The problem with trying to get pictures of insane traffic scenes is that you're too busy hanging on for your life. Twenty seconds before this and twenty seconds after this were total bedlam.
The picture before this one was the main road. On the outer edges of town this is what the side streets look like.
The road between Juliaca and Puno is flanked by this sort of wetlands. Some of it was drained and farmed, but I can't say it looked terribly fertile.

This cluster of expensive looking modern buildings appeared in the middle of nowhere in between the two cities. There is nothing remotely this nice in either of them.

A side road on the outskirts of Puno. I wish the fellow in the suit had come out clearer; He was very dapper.

My first view of Puno.

The main city. That's the lake poking in on the left.
Although the outsides of the buildings appear worn down, the insides reflect the true wealth this region is home to.
Yeah, right. Actually it's the lobby of my five star hotel on a private island just out of town. The price per night is, without exaggerating, roughly the half the annual income of a Puno native. If you're looking for me I'll be outside giving away all of my worldly goods.

This is part of the downtown tourist district. There were a lot more indigenous shop owners, etc. than there were in Cuzco.

A pit stop for Pomeranians.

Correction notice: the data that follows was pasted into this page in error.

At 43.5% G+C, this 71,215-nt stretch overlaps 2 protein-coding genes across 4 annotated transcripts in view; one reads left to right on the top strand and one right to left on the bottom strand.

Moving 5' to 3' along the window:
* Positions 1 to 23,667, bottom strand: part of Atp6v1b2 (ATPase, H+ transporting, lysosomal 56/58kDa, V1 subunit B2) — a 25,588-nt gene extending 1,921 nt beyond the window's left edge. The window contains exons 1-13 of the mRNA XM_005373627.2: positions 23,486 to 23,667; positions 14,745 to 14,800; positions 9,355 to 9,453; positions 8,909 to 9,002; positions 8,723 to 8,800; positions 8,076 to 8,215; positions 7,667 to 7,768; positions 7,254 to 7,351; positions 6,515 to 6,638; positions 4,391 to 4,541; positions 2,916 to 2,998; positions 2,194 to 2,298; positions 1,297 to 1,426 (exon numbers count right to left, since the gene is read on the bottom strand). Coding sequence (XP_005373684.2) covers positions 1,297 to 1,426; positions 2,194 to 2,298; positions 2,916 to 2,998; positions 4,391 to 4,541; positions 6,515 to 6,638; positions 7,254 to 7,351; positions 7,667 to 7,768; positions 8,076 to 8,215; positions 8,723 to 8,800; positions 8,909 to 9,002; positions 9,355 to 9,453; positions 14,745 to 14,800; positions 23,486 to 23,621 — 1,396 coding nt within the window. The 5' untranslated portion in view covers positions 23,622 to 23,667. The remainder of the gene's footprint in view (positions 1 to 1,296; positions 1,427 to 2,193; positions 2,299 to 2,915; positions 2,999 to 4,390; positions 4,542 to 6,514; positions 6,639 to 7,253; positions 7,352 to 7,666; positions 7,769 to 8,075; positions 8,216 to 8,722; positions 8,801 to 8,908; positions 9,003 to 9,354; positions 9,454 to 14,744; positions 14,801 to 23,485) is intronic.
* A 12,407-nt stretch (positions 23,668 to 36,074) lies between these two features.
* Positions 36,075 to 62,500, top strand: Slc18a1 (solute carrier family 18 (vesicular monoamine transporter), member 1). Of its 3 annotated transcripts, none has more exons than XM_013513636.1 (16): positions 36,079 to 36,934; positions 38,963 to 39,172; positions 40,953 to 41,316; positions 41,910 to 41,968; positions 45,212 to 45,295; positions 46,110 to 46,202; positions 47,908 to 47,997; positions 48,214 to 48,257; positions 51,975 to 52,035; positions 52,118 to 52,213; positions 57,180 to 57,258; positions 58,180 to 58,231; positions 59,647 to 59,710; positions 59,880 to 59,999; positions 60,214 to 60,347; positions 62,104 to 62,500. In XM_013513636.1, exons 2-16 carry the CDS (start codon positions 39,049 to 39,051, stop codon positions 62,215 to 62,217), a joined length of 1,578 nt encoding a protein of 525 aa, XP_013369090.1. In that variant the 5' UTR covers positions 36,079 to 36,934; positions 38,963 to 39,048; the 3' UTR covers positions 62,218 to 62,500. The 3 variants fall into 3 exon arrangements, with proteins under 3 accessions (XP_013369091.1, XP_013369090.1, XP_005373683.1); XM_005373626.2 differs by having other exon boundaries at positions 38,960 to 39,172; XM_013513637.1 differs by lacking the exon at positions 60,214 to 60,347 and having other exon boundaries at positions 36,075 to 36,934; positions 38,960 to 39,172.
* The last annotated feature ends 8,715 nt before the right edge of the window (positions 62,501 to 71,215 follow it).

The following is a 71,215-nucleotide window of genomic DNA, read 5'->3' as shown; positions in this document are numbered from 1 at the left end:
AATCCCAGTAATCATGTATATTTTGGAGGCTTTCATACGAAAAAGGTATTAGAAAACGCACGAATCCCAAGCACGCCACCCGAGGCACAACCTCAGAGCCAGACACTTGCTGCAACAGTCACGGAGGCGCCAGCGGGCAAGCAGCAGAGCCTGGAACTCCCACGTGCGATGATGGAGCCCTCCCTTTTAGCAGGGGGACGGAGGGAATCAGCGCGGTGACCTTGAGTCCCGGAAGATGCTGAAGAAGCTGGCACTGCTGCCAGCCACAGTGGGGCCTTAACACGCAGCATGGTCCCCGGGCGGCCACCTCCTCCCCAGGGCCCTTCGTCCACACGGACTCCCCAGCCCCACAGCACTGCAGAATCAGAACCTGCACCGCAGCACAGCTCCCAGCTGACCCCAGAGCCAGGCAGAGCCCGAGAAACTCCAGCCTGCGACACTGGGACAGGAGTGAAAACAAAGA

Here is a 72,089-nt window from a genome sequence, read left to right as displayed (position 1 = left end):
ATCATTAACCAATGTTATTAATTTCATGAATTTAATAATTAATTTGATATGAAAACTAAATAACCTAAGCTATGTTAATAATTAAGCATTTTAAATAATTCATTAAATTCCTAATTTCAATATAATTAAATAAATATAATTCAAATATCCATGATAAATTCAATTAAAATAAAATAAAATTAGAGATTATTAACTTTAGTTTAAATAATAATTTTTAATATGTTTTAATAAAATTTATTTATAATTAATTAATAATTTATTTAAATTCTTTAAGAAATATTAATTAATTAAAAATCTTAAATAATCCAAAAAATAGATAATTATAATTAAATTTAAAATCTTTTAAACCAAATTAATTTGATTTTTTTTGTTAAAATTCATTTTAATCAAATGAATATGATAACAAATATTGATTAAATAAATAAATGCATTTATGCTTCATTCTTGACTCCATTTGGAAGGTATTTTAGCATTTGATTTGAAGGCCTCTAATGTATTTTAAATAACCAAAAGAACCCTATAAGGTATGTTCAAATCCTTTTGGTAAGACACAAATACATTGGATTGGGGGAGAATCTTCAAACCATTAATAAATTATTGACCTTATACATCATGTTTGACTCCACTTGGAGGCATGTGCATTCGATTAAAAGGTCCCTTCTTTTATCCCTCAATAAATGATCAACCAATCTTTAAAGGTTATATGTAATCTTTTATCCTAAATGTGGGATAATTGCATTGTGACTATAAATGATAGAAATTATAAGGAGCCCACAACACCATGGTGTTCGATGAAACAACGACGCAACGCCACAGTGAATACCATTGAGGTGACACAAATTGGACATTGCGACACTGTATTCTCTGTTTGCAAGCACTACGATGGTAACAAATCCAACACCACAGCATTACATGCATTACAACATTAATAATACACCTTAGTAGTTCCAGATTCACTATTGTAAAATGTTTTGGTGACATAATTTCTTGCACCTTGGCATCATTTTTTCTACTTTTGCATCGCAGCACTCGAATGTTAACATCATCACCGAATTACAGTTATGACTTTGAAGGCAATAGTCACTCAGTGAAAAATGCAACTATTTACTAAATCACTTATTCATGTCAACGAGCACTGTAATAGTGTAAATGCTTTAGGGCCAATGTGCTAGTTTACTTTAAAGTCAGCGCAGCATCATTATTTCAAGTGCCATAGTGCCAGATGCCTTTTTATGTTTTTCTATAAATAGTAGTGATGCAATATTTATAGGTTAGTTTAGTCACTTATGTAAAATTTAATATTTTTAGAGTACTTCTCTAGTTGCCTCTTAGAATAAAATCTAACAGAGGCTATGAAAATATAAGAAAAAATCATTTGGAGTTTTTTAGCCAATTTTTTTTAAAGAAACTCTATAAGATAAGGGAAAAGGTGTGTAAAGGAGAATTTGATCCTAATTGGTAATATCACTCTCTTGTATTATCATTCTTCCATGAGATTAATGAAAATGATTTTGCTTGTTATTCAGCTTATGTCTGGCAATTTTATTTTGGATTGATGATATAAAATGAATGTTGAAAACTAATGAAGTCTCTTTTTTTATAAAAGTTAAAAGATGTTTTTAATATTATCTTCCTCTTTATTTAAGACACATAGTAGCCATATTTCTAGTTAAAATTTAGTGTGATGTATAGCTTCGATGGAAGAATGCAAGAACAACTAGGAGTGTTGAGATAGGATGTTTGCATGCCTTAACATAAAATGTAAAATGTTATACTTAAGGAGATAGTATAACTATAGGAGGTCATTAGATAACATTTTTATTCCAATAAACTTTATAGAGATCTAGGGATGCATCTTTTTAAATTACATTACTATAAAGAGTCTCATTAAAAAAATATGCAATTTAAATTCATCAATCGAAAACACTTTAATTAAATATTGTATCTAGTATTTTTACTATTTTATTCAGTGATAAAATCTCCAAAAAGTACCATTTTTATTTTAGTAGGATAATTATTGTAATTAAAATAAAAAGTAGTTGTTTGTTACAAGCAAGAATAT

I love these guys for two reasons. One is that I was behind them at airport security and watched them try to get the drum through the X-ray machine. The other is that these were the absolute last Andean street musicians I had to listen to.

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Solo

I haven't traveled much with other people since college.

This has been more and less of a problem depending on where I've been and how rough I'm traveling. Sleeping alone under Mediterranean stars on the deck of a Greek ferry has a certain romance, right up to the point where you have to go to the bathroom and you'd like all of your gear to be there when you get back.

On the other hand having another person with you risks insulating yourself from what is going on around you. I love details, in particular the fleeting details that reveal a glimpse into something totally unexpected. It's hard to see those while simultaneously sharing yourself with someone else.

Watching travelling couples attempt to burn holes in each other over cafe tables has given me a bit of a jaundiced view of paired travel as well. To be fair they usually get over it by the first course. Look for my upcoming paper: “The Role Of Antipasti In The Prevention Of Spousal Fatalities”.

Still I think I may have reached the end of the part of my travelling life when I want to do it all alone. There are a few trips where'd I'd have to have just the right person, but for the most part I think it's time to buddy up.